Greenwashing Rampant in Consumer Marketing

TerraChoice Environmental found that 98% of consumer goods that claimed sustainability couldn"t back it up.
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A new report released last week by consulting firm TerraChoice Environmental Marketing found that just 2% of the self-proclaimed "green" products on shelves in big box stores across North America live up to their sustainable claims. The firm accuses the manufacturers of the other 98% of so-called "green" consumer items tested to be guilty of "greenwashing," that is, misleading consumers about the environmental benefits of their products and/or practices.

The recently released report is an update of a similar study released in 2007. The firm found that while the number of legitimately green products in stores increased dramatically over the last two years, marketing claims on other products also became "more creative."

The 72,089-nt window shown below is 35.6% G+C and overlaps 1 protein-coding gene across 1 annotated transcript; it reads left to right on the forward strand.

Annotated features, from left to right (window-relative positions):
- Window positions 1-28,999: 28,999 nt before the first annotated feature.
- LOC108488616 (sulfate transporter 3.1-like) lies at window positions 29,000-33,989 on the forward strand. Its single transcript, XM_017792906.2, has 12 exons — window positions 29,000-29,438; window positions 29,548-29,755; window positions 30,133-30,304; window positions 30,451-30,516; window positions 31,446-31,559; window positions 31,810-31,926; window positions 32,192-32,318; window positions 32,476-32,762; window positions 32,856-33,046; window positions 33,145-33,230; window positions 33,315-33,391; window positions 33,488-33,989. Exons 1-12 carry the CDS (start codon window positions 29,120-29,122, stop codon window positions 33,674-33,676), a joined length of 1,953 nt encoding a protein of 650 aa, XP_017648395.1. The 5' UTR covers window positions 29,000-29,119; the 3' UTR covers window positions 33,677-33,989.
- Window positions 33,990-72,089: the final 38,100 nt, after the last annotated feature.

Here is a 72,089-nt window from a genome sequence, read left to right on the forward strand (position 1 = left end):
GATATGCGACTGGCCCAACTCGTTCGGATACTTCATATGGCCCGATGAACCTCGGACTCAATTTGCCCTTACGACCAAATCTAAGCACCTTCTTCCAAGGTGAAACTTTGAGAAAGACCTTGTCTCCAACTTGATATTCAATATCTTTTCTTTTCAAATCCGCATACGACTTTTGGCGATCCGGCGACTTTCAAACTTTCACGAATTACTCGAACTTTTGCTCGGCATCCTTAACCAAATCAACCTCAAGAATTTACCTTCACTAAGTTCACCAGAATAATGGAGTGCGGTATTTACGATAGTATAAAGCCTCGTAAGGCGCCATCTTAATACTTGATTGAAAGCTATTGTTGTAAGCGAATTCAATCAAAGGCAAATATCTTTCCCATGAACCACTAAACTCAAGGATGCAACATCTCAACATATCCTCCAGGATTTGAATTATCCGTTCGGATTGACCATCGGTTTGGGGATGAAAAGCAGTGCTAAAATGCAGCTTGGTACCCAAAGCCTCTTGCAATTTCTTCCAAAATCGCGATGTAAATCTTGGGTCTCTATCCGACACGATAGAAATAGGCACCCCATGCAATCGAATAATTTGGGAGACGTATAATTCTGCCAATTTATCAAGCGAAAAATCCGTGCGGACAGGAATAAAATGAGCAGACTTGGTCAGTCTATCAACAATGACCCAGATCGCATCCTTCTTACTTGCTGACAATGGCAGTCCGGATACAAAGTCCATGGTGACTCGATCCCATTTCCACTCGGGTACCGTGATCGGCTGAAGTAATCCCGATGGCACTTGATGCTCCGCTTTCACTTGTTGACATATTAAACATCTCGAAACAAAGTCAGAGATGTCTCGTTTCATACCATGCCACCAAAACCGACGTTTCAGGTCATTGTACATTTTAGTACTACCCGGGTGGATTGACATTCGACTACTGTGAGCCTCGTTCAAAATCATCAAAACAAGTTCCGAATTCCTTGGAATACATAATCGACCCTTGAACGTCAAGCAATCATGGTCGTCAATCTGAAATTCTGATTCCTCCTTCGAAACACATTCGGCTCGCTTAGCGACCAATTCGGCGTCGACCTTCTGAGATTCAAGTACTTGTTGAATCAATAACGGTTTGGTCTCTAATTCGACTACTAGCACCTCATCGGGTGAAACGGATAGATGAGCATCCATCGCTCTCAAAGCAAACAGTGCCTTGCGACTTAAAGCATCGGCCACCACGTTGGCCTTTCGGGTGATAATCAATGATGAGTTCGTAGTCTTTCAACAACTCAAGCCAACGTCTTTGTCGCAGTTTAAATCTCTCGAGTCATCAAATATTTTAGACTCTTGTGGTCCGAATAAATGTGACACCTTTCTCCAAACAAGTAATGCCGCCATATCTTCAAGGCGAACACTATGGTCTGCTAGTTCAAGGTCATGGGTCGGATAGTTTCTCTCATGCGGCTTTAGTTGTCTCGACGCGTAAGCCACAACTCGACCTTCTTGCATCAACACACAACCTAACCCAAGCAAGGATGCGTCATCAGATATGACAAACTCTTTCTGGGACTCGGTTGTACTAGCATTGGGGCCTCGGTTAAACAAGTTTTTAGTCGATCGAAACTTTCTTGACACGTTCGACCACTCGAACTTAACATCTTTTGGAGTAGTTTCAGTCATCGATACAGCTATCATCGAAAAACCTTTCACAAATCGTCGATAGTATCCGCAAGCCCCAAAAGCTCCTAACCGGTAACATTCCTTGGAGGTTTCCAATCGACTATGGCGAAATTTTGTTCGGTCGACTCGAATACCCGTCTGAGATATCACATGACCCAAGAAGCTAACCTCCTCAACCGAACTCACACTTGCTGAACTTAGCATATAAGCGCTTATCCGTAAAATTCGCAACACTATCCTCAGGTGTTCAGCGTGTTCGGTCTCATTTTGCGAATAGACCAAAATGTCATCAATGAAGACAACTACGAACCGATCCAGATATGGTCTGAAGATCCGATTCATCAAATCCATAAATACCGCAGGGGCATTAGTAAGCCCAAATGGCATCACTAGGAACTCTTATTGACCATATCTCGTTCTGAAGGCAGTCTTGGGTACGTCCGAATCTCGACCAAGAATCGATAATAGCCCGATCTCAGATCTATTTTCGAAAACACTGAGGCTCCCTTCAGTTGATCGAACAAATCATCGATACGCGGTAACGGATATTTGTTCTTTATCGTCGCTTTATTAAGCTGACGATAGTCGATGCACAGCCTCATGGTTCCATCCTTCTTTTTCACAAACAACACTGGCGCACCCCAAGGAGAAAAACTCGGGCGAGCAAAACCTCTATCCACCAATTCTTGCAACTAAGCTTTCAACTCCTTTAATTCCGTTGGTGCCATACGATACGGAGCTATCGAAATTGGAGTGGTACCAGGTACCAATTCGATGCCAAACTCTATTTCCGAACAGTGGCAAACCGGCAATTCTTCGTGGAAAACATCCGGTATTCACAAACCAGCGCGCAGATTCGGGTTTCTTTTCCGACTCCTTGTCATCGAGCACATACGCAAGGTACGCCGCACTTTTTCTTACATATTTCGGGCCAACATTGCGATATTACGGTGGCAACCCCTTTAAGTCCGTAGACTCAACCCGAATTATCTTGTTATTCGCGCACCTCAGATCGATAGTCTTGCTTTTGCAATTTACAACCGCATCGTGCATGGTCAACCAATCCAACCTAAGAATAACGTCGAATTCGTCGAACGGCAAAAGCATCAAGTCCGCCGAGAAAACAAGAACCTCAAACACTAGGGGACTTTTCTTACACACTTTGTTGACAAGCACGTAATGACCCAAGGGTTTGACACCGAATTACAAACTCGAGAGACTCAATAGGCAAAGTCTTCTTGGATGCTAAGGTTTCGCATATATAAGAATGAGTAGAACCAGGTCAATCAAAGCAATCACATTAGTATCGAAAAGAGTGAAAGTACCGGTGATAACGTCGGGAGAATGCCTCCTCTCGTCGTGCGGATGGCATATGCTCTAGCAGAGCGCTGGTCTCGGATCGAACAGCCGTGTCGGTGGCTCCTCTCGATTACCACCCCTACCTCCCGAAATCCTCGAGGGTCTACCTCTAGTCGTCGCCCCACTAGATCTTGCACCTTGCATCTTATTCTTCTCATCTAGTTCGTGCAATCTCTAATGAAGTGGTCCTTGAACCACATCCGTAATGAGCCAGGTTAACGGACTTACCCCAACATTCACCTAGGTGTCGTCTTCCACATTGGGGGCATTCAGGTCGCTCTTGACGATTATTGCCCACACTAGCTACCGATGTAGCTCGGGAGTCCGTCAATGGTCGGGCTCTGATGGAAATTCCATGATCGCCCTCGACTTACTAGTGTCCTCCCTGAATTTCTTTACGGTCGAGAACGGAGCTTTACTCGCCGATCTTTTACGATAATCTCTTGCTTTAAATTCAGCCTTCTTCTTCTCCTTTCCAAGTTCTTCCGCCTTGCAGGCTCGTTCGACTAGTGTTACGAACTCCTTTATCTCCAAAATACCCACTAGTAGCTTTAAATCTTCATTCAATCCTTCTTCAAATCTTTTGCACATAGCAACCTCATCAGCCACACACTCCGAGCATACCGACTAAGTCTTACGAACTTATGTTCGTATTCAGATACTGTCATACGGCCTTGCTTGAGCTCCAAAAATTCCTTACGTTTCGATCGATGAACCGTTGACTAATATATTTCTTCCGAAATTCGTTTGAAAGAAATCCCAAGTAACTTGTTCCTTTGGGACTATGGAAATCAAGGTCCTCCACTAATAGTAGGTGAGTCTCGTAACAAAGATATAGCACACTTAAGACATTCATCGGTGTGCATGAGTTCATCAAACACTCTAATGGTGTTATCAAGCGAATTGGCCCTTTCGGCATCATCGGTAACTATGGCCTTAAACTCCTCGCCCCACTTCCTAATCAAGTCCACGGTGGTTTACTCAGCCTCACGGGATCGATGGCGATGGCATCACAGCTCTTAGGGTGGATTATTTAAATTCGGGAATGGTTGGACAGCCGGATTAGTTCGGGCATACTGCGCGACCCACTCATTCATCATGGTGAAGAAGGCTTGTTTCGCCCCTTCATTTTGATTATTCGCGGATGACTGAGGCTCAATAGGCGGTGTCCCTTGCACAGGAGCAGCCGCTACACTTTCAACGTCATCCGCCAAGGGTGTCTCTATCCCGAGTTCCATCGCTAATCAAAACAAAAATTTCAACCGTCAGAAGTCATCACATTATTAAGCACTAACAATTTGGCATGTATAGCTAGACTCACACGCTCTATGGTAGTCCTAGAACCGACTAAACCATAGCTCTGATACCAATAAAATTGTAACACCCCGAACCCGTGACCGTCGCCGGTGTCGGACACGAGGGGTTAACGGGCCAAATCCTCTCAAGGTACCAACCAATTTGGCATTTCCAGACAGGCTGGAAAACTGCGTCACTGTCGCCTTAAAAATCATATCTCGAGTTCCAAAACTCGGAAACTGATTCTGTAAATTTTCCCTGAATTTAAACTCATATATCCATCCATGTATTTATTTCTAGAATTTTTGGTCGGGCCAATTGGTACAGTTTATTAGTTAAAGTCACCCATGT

"The good news is that the growing availability of green products shows that consumers are demanding more environmentally responsible choices and that marketers and manufacturers are listening," reported Scott McDougall, TerraChoice "s CEO.

"The bad news is that TerraChoice’s survey of 2,219 consumer products in Canada and the U.S. shows that 98% committed
greenwashing and that some marketers are exploiting consumers" demand for third-party certification by creating fake labels or false suggestions of third-party endorsement," he added.

In putting together the report, TerraChoice researchers noted product details, claims, supporting information and manufacturers" offers of more information or support, and then tested the claims against best practice guidelines provided by national trade bureaus in Canada, Australia and the U.S., as well as against the standard for environmental labeling set by the International Organization for Standardization.

Sources: terrachoice.com; Reuters